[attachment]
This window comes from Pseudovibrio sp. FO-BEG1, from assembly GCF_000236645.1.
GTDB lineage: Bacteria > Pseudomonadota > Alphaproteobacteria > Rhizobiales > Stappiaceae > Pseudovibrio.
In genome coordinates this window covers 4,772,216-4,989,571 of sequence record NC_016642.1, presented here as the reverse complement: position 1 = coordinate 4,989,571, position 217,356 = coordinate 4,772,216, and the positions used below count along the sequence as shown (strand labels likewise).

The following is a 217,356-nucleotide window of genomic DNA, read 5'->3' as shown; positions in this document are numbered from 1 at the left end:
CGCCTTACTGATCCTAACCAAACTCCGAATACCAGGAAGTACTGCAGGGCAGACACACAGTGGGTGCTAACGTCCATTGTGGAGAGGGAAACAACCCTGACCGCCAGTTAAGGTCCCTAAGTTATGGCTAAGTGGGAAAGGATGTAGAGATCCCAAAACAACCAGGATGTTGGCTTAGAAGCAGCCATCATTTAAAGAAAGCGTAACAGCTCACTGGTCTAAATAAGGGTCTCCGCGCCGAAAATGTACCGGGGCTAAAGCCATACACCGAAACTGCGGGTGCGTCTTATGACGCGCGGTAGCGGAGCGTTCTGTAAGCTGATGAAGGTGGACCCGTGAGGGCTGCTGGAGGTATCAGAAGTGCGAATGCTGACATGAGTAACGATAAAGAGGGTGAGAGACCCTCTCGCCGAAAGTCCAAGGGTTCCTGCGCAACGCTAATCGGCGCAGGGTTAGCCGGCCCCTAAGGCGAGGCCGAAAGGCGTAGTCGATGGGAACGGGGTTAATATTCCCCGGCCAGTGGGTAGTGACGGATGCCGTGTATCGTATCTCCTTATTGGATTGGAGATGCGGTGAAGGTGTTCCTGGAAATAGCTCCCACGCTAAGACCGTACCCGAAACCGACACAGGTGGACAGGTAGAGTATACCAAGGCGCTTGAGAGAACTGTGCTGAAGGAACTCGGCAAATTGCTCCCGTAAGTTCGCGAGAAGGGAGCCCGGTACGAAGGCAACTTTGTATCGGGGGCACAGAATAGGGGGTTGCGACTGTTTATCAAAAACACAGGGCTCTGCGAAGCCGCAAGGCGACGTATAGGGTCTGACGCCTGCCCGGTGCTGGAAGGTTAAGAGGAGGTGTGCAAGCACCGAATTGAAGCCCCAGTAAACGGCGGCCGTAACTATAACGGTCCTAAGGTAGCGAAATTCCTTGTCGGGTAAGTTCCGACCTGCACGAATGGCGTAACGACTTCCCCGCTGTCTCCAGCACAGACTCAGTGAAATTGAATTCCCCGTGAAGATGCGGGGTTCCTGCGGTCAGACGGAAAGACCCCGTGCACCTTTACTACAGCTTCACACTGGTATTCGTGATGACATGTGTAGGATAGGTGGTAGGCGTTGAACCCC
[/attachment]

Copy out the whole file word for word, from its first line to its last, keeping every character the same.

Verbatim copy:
This window comes from Pseudovibrio sp. FO-BEG1, from assembly GCF_000236645.1.
GTDB lineage: Bacteria > Pseudomonadota > Alphaproteobacteria > Rhizobiales > Stappiaceae > Pseudovibrio.
In genome coordinates this window covers 4,772,216-4,989,571 of sequence record NC_016642.1, presented here as the reverse complement: position 1 = coordinate 4,989,571, position 217,356 = coordinate 4,772,216, and the positions used below count along the sequence as shown (strand labels likewise).

The following is a 217,356-nucleotide window of genomic DNA, read 5'->3' as shown; positions in this document are numbered from 1 at the left end:
CGCCTTACTGATCCTAACCAAACTCCGAATACCAGGAAGTACTGCAGGGCAGACACACAGTGGGTGCTAACGTCCATTGTGGAGAGGGAAACAACCCTGACCGCCAGTTAAGGTCCCTAAGTTATGGCTAAGTGGGAAAGGATGTAGAGATCCCAAAACAACCAGGATGTTGGCTTAGAAGCAGCCATCATTTAAAGAAAGCGTAACAGCTCACTGGTCTAAATAAGGGTCTCCGCGCCGAAAATGTACCGGGGCTAAAGCCATACACCGAAACTGCGGGTGCGTCTTATGACGCGCGGTAGCGGAGCGTTCTGTAAGCTGATGAAGGTGGACCCGTGAGGGCTGCTGGAGGTATCAGAAGTGCGAATGCTGACATGAGTAACGATAAAGAGGGTGAGAGACCCTCTCGCCGAAAGTCCAAGGGTTCCTGCGCAACGCTAATCGGCGCAGGGTTAGCCGGCCCCTAAGGCGAGGCCGAAAGGCGTAGTCGATGGGAACGGGGTTAATATTCCCCGGCCAGTGGGTAGTGACGGATGCCGTGTATCGTATCTCCTTATTGGATTGGAGATGCGGTGAAGGTGTTCCTGGAAATAGCTCCCACGCTAAGACCGTACCCGAAACCGACACAGGTGGACAGGTAGAGTATACCAAGGCGCTTGAGAGAACTGTGCTGAAGGAACTCGGCAAATTGCTCCCGTAAGTTCGCGAGAAGGGAGCCCGGTACGAAGGCAACTTTGTATCGGGGGCACAGAATAGGGGGTTGCGACTGTTTATCAAAAACACAGGGCTCTGCGAAGCCGCAAGGCGACGTATAGGGTCTGACGCCTGCCCGGTGCTGGAAGGTTAAGAGGAGGTGTGCAAGCACCGAATTGAAGCCCCAGTAAACGGCGGCCGTAACTATAACGGTCCTAAGGTAGCGAAATTCCTTGTCGGGTAAGTTCCGACCTGCACGAATGGCGTAACGACTTCCCCGCTGTCTCCAGCACAGACTCAGTGAAATTGAATTCCCCGTGAAGATGCGGGGTTCCTGCGGTCAGACGGAAAGACCCCGTGCACCTTTACTACAGCTTCACACTGGTATTCGTGATGACATGTGTAGGATAGGTGGTAGGCGTTGAACCCC